2.4. Model Performance Evaluation

FDNDC was calibrated and validated using 203 and 381 plots, respectively, to simulate C dynamics in the NPCNF. The information of these 584 sample plots was added to the joined map mentioned above, all information for vegetation, soil, and disturbances were verified, and then the model was independently parameterized using these plot-based information for evaluating the model performance. The key parameters are presented in Table 1.

Table 1. Key vegetation and soil parameters for Forest-DNDC*.

*: Values for vegetation, soil and climate are spatially based, data were obtained from FIA, NRC and Daymet (see Site Description and Data); #: Usually, the coefficient of stem density is the ratio of forest to the bare (non-forest) areas in each simulating unit, and from 0 - 1.

To prevent bias from individual method, model performance was evaluated employing four quantitative methods [ 32 , 33 ]: the coefficient of determination (R2, squared correlation coefficient), model performance efficiency (E) [ 34 ], percent bias (PBIAS), and the RRS [the ratio of the root mean squared error (RMSE) to SD (standard deviation)] [ 35 ].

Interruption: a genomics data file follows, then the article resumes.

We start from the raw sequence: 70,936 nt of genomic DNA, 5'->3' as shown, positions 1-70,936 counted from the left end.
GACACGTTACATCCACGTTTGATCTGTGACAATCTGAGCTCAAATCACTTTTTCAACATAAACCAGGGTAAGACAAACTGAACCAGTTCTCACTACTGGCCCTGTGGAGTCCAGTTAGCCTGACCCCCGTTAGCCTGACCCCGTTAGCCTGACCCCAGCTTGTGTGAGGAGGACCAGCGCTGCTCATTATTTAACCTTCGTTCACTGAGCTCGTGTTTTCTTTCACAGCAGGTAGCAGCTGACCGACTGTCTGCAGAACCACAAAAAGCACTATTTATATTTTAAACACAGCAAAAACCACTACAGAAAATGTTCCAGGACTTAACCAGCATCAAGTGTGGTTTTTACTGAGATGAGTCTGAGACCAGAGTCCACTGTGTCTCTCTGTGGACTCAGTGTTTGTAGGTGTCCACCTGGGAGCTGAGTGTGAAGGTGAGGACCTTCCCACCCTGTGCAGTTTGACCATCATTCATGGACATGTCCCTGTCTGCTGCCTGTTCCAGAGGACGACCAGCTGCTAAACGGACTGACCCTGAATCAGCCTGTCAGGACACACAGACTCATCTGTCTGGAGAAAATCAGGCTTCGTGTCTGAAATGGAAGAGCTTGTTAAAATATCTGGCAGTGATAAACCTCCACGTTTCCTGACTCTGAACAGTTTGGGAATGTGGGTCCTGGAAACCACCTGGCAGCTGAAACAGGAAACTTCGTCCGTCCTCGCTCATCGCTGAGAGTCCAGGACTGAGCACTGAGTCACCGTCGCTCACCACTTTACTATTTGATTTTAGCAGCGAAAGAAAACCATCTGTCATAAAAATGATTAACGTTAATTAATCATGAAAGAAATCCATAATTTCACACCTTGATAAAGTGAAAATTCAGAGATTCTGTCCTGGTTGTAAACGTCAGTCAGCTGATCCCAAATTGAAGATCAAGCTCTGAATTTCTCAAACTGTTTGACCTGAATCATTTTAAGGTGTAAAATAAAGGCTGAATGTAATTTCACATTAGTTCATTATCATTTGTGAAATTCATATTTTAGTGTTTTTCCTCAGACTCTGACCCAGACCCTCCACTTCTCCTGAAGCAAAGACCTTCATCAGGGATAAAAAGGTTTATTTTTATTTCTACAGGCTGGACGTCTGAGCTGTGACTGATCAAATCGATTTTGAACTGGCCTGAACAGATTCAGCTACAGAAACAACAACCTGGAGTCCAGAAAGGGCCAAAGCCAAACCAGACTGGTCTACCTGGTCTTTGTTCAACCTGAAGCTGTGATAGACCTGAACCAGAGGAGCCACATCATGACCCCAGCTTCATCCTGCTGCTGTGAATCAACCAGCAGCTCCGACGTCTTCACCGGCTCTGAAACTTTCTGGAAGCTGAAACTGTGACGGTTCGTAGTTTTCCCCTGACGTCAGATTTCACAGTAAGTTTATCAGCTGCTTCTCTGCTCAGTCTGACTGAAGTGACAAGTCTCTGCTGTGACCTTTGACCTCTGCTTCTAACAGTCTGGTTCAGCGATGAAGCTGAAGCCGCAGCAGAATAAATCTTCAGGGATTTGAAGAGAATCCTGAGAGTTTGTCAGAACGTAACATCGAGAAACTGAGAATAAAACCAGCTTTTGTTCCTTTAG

The key variable used to evaluate model performance is E (−∞, 1), and it is calculated as

E = 1 ( x i y i ) 2 ( x i x ¯ ) 2 (1)

where x i , x ¯ and y i are observed values, observed mean and simulated results, respectively. The evaluation variables, PBIAS and RRS are computed, respectively, as

PBIAS = ( x i y i ) x i × 100 (2)


where SD is the observation standard deviation; RMSE is the root mean squared error, the equation is

RMSE = ( x i y i ) 2 n (4)

where n is the number of samples, or the pairs of the observed and simulated values; and the R2 is

R 2 = ( ( x i x ¯ ) ( y i y ¯ ) ( x i x ¯ ) 2 ( y i y ¯ ) 2 ) 2 (5)

Model performance rating ranges are: 0.25 ≤ E < 0.5 (satisfactory), 0.5 ≤ E < 0.75 (good), and E ≥ 0.75 (excellent or very good); a PBIAS between −25 and 25 and a RRS less than 0.7 are considered satisfactory [ 32 , 35 , 36 ].